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Debunking myths of the Cuban Missile Crisis

The ‘Eyeball to Eyeball’ Myth and the Cuban Missile Crisis’s Legacy - NYTimes.com
IN the latest volume of his acclaimed biography of Lyndon B. Johnson, Robert A. Caro repeats a long-standing but erroneous myth about the Cuban missile crisis. Drawing on early accounts of the crisis, he describes a confrontation on Oct. 24, 1962, between American destroyers and Soviet ships carrying nuclear missiles to Cuba. According to Mr. Caro, the Soviet vessels were “within a few miles” of the blockade line, but turned away at the last moment. This was the moment when Secretary of State Dean Rusk, by his own account, uttered the most memorable line of the missile crisis: “We’re eyeball to eyeball, and I think the other fellow just blinked.” The “eyeball to eyeball” imagery made for great drama (it features in the 2000 movie “13 Days”), but it has contributed to some of our most disastrous foreign policy decisions, from the escalation of the Vietnam War under Johnson to the invasion of Iraq under George W. Bush. . . . While researching a 2008 book on the missile crisis, I plotted the positions of Soviet and American ships during this period, on the basis of United States intelligence records. I was stunned to discover that the lead Soviet ship, the Kimovsk, was actually 750 miles away from the blockade line, heading back toward the Soviet Union, at the time of the supposed “eyeball to eyeball” incident. Acting to avert a naval showdown, the Soviet premier, Nikita S. Khrushchev, had turned his missile-carrying freighters around some 30 hours earlier. Kennedy was certainly bracing for an “eyeball to eyeball” moment, but it never happened. There is now plenty of evidence that Kennedy — like Khrushchev — was a lot less steely-eyed than depicted in the initial accounts of the crisis, which were virtually dictated by the White House. Tape-recorded transcripts of White House debates and notes from participants show that Kennedy was prepared to make significant concessions, including a public trade of Soviet missiles in Cuba for American missiles in Turkey and possibly the surrender of the United States naval base at Guantánamo Bay. . . .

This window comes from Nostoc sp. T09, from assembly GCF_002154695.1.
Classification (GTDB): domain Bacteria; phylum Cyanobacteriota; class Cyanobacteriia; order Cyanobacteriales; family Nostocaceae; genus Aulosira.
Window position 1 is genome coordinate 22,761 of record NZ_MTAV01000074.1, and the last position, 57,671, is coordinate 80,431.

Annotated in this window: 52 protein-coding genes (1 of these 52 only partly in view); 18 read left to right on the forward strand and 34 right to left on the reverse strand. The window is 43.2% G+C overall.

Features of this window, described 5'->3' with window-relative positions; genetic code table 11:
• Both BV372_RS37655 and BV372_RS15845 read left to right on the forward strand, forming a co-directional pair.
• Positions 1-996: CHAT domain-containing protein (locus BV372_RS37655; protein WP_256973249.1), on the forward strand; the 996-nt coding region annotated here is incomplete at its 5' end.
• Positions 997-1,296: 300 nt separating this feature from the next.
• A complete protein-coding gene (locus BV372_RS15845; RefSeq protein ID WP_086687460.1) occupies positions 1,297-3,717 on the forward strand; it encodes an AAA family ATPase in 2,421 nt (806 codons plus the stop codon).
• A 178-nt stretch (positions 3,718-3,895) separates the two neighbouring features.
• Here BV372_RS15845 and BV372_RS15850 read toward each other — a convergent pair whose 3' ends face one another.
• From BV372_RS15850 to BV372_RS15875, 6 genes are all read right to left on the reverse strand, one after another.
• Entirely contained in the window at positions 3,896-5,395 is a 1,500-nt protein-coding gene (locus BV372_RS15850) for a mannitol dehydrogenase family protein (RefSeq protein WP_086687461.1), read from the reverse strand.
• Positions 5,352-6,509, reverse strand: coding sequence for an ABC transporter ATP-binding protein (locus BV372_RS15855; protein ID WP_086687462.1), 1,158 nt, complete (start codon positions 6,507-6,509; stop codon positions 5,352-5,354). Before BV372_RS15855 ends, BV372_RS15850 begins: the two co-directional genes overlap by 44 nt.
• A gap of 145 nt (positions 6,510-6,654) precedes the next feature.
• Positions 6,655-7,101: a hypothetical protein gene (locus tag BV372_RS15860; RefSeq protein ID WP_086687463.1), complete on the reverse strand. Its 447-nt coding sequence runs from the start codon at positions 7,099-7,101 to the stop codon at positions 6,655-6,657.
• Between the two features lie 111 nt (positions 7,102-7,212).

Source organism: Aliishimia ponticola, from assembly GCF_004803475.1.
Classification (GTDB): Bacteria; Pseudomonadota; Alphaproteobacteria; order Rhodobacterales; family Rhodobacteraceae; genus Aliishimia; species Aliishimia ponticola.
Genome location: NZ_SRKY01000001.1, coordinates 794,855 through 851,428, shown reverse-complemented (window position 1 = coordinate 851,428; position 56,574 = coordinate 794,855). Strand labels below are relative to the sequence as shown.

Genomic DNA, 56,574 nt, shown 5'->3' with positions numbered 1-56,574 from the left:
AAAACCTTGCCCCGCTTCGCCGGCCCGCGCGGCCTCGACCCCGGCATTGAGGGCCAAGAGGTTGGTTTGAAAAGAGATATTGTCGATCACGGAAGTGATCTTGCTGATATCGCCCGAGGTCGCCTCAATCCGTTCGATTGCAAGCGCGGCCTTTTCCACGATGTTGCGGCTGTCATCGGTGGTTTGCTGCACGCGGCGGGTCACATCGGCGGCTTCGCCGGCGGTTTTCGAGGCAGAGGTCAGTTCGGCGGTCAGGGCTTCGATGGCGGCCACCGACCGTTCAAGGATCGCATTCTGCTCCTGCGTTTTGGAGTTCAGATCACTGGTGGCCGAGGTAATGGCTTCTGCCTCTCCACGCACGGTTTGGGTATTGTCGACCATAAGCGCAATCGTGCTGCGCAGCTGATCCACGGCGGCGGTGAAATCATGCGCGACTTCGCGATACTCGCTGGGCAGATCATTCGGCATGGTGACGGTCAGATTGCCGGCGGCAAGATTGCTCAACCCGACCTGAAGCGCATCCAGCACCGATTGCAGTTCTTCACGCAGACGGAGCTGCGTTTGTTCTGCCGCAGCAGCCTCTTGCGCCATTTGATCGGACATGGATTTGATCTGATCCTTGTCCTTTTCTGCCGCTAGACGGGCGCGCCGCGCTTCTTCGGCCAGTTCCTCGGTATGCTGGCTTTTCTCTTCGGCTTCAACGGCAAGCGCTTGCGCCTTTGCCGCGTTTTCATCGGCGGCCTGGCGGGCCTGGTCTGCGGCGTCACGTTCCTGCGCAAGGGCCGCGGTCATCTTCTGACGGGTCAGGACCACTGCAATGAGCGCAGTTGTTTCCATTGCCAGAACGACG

October 14, 2012

The self-destruction of the 1% in 14th century Venice

Very interesting lessons here. The Self-Destruction of the 1 Percent - NYTimes.com
IN the early 14th century, Venice was one of the richest cities in Europe. At the heart of its economy was the colleganza, a basic form of joint-stock company created to finance a single trade expedition. The brilliance of the colleganza was that it opened the economy to new entrants, allowing risk-taking entrepreneurs to share in the financial upside with the established businessmen who financed their merchant voyages. Venice’s elites were the chief beneficiaries. Like all open economies, theirs was turbulent. Today, we think of social mobility as a good thing. But if you are on top, mobility also means competition. In 1315, when the Venetian city-state was at the height of its economic powers, the upper class acted to lock in its privileges, putting a formal stop to social mobility with the publication of the Libro d’Oro, or Book of Gold, an official register of the nobility. If you weren’t on it, you couldn’t join the ruling oligarchy. The political shift, which had begun nearly two decades earlier, was so striking a change that the Venetians gave it a name: La Serrata, or the closure. It wasn’t long before the political Serrata became an economic one, too. Under the control of the oligarchs, Venice gradually cut off commercial opportunities for new entrants. Eventually, the colleganza was banned. The reigning elites were acting in their immediate self-interest, but in the longer term, La Serrata was the beginning of the end for them, and for Venetian prosperity more generally. By 1500, Venice’s population was smaller than it had been in 1330. In the 17th and 18th centuries, as the rest of Europe grew, the city continued to shrink. . . .

October 01, 2012

THIS WEEK'S RESEARCH HOLE: Whale Meat (Which Should Probably Be Considered Kosher)

I'm not gonna explain how this happened, but I fell...

Continue reading "THIS WEEK'S RESEARCH HOLE: Whale Meat (Which Should Probably Be Considered Kosher)" »

September 28, 2012

We're mostly miserable because we make bunky comparisons

I don't know how I feel about TED talks in...